Director: Barnaby Thompson
Writer: Preston Thompson
Starring: Olivia Cooke, Ben Hardy, Daryl McCormack
Genre: Comedy / Drama
Two young friends (Hardy and McCormack) accidentally find themselves involved in a drug heist that has gone very wrong and was planned by Pixie (Cooke) – a girl from their village in West Ireland. Now the three of them find themselves being pursued across Ireland by various gangsters while in possession of a huge bag of drugs and a corpse in their boot.
One of the great things about films is that they provide escapism from the misery of day-to-day life, and of course the films that tend to provide what I would regard as one of the purest forms of escapism is the old classic ‘switch-the-brain-off’ enjoyment of the big budget blockbusters. Well, considering they cost a fair amount of money to make, no studio dare release these in 2020, but there is of course the light hearted low budget comedies that can produce this too, and that is certainly where a film like Pixie fits in. It unashamedly rips off plenty of other films of the ‘black comedy that involves gangsters’ genre (especially Irish ones), and has a very unnecessarily convoluted, contrived and disjointed plot, but it certainly serves its purpose perfectly as 93 minutes of pure cinematic escapism where the brain can indeed be very switched very firmly to ‘off’.
The concept itself has a lot of potential, and there is no denying that all involved could have (and probably should have) done more with it, but it has enough individually amusing moments, spirited performances from its young leads and the occasional sense of genuine danger to be a very entertaining (if highly forgettable) 93 minutes. Even though I would probably have got more out of just watching In Bruges for the hundredth time!
As the film’s titular character, Olivia Cooke is superb and provides a wonderfully charismatic and charming performance. Sadly, the script cannot quite match her performance, and though there are hints at an interesting and profound backstory, these are never quite developed as much as they could have been. The film instead prefers to go for clichés that allow for amusing (if occasionally slightly inexplicable) comedic set pieces. Likewise, Ben ‘Peter Beale’ Hardy and Daryl McCormack deliver good performances as the two youngsters that instantly find themselves out of their depth. Some of the decisions they make are often narrative-convenient and slightly unbelievable, but thanks to the performances and natural chemistry the three of them share they are all very likeable characters worth routing for, even if the script relies more on cliché than giving them wholesome backstories or character arcs. Natives of Sligo will certainly be able to judge this better than myself, but their accents are also seemingly okay, and certainly not just the lazy high pitched ‘oirish’ that some actors often resort to.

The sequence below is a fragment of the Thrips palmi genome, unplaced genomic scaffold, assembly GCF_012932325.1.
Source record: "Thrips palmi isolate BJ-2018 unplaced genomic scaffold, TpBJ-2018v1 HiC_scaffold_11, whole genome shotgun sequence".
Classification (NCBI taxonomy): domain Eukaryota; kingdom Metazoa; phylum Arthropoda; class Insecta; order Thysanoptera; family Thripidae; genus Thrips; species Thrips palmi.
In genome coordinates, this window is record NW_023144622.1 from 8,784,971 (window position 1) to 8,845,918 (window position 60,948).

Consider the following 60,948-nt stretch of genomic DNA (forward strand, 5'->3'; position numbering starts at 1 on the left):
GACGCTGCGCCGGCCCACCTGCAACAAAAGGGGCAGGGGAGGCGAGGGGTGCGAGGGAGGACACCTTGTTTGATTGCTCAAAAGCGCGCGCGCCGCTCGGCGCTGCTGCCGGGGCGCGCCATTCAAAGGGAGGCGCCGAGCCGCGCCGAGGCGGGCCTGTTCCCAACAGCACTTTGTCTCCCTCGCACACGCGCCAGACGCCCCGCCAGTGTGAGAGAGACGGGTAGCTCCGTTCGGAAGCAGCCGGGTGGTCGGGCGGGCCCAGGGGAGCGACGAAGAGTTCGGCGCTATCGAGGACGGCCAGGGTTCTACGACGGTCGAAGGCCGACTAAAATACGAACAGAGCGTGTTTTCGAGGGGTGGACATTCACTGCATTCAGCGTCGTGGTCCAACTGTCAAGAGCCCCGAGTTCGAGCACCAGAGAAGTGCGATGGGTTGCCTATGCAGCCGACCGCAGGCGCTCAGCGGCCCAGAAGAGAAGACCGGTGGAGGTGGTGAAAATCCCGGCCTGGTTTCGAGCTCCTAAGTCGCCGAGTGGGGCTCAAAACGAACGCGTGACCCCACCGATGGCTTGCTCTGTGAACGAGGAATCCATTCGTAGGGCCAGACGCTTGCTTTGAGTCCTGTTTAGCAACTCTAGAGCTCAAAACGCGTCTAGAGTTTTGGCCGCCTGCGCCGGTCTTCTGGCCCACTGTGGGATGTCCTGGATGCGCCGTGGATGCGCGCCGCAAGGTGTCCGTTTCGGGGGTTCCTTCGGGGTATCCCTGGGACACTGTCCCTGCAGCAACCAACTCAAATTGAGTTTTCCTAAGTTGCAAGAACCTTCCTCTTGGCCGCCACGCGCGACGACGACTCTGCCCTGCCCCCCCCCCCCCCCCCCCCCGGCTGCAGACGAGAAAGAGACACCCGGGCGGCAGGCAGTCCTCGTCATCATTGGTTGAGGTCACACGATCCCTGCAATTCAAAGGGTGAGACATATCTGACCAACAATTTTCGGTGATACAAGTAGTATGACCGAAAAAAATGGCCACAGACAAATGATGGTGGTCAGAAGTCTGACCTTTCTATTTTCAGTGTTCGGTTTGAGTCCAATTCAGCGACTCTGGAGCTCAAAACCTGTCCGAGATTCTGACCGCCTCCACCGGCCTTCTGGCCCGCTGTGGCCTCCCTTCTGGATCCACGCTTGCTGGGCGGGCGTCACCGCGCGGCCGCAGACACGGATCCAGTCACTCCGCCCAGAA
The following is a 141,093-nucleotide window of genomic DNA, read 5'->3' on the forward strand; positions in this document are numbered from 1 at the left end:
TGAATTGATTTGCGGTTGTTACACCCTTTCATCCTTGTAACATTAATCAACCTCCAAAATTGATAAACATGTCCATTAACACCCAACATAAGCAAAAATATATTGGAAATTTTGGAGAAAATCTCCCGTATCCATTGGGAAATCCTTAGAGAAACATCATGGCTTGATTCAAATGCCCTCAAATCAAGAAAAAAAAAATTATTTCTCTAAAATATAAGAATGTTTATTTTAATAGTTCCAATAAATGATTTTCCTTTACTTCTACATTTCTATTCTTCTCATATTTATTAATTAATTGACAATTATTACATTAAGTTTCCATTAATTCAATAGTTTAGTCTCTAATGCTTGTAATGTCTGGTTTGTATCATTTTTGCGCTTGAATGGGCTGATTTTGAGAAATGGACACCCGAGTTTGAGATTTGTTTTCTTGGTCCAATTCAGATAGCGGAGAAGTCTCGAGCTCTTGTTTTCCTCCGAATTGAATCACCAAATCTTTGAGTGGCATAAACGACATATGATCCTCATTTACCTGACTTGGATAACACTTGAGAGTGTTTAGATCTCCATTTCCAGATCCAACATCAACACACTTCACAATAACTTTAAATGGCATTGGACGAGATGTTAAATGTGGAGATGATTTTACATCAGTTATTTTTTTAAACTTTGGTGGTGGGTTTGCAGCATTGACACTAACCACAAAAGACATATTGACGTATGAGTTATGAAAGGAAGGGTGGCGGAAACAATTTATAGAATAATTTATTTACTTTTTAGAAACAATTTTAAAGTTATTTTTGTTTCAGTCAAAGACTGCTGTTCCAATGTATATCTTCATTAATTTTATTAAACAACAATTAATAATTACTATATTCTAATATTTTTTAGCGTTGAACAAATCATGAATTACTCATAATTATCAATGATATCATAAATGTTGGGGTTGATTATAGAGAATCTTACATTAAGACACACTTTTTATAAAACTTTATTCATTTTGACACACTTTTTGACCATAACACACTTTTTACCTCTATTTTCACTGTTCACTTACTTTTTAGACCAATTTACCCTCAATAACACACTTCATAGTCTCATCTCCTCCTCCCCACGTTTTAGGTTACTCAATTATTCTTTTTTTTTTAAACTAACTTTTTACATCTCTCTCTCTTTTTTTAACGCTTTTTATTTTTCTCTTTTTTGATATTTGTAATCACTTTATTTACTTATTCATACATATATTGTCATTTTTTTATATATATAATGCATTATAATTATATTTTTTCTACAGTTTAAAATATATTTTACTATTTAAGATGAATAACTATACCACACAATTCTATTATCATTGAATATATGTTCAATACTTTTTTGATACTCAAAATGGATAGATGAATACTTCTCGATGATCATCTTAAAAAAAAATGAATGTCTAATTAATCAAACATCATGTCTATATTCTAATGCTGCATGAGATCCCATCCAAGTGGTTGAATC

The rest of the cast may be walking clichés, but they do a good job. If you are going to make a film that includes Irish gangsters and you cannot afford to get Brendan Gleeson, then the next natural port of call is Colm Meaney, who is predictably competent essentially playing himself. Gun-toting gangster priests is admittedly something a bit more original, and as much as Pixie rightfully focusses on its three young leads, the film could have definitely capitalised more on the comedic and dramatic potential of this concept. Another disappointing factor is Alec Baldwin; other than thinking “oh look; its Alec Baldwin playing an Irish-gangster-priest’ his flat performance and even flatter Irish accent adds nothing to the film other than being a distraction and a name on the poster.
Of course, films of this particular genre have to balance comedy with a genuine sense of danger, which is admittedly a very challenging balance. While Pixie is certainly never edge of the seat stuff, it manages this balance with some amusing moments mixed with flashes of violence (well, guns being fired) that occasionally come as a surprise.
As the plot develops and increasingly relies on contrivances and clichés it is certainly never anything less than watchable and entertaining. There is no denying that it could have done so much more with what it has, and even the final shootout (it is certainly not a spoiler to say there is one!) is a bit of an anti-climax that has a lot of wasted potential, but when watched with the brain switched to ‘off’ Pixie does fill the void of much needed mindless cinematic escapism.
Though it has a plot and script littered with shameless contrivances, clichés and rip-offs, thanks to the spirited leading performances and some individually amusing moments Pixie is certainly not one of the more memorable films of 2020, but in the absence of blockbusters is one that perhaps provides the most much-needed mindless cinematic escapism from the real world.
At time of writing Pixie is currently out in UK cinemas